Written debriefing: Evaluating the impact of the addition of a written component when debriefing simulations
simulation, debriefing, written debriefing, journaling, blogging, reflection
Debriefing, the reflective period following a simulation, is said to be where the bulk of simulation learning takes place. Many expert opinions regarding debriefing exist, but evidence-based best practices have yet to be identified. Written debriefing is one of these practices; experts state learning can be extended through the addition of a written component to the debriefing process, but no evidence exists to support this. This study compares three debriefing types: discussion alone, and discussion followed by journaling or blogging. Undergraduate nursing students participating in a simulation were randomized as a simulation group to one of these three debriefing types. Following completion of debriefing activities, students completed a Debriefing Experience Scale, a tool designed to evaluate the student experience during debriefing. Data obtained from completed scales were analyzed with ANOVA followed by Fisher LSD post hoc testing. The results showed the students preferred their experience with discussion debriefing over discussion debriefing with a written component added.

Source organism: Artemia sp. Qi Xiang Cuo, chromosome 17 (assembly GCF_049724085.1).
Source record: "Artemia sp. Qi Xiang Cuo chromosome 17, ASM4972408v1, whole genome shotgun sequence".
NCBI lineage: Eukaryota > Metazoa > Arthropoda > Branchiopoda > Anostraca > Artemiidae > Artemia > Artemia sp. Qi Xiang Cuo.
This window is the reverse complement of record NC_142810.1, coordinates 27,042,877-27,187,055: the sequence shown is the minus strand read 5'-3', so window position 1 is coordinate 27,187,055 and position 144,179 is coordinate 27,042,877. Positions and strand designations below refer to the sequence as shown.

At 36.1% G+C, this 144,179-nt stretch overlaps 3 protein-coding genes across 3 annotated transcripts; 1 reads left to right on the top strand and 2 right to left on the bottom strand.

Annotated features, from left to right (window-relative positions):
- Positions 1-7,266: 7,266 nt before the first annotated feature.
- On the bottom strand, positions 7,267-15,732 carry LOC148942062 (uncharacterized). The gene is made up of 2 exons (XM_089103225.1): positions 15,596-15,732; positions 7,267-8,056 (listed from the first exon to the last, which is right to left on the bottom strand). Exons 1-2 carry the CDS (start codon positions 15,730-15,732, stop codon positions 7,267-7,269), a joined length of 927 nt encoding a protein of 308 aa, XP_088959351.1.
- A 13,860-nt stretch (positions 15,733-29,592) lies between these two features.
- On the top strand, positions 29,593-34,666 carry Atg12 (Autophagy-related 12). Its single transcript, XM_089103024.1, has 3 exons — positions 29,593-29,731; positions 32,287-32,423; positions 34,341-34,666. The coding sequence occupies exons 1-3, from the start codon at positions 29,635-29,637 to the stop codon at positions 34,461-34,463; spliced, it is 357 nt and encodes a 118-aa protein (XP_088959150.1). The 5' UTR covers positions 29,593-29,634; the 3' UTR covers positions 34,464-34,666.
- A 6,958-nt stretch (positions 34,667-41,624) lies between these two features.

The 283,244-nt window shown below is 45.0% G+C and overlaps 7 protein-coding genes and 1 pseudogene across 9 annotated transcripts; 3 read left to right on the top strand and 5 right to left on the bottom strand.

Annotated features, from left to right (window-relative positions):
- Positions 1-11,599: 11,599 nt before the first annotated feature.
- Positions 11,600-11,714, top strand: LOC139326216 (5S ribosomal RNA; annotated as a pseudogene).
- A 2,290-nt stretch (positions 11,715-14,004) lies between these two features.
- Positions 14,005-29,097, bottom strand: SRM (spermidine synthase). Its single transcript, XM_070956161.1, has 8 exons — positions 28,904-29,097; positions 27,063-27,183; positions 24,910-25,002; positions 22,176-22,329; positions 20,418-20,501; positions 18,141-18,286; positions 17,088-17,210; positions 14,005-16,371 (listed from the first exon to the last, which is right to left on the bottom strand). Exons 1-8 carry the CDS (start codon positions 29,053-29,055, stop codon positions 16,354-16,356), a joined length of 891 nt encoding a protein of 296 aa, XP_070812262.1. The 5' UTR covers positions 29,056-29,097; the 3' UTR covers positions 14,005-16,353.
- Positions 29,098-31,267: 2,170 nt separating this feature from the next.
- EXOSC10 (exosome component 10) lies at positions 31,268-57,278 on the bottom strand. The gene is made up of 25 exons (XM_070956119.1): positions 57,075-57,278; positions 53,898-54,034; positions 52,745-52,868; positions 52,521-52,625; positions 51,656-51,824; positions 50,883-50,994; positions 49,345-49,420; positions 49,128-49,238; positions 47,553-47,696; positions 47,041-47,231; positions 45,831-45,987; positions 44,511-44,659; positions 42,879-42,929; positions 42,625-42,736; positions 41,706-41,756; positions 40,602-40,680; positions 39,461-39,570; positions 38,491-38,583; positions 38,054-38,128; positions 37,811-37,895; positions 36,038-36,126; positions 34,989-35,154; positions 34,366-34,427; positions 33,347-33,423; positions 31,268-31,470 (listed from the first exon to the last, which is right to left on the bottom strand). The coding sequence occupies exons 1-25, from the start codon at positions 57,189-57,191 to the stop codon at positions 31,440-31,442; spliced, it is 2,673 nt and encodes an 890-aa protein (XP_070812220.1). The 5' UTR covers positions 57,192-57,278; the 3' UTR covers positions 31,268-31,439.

Original Publication Citation
Reed, S. J. (2015). Written debriefing: Evaluating the impact of the addition of a written component when debriefing simulations. Nurse Education in Practice, 15(6) 543–548.
BYU ScholarsArchive Citation
Reed, Shelly Jensen, "Written debriefing: Evaluating the impact of the addition of a written component when debriefing simulations" (2015). Faculty Publications. 5323.
Nurse Education in Practice
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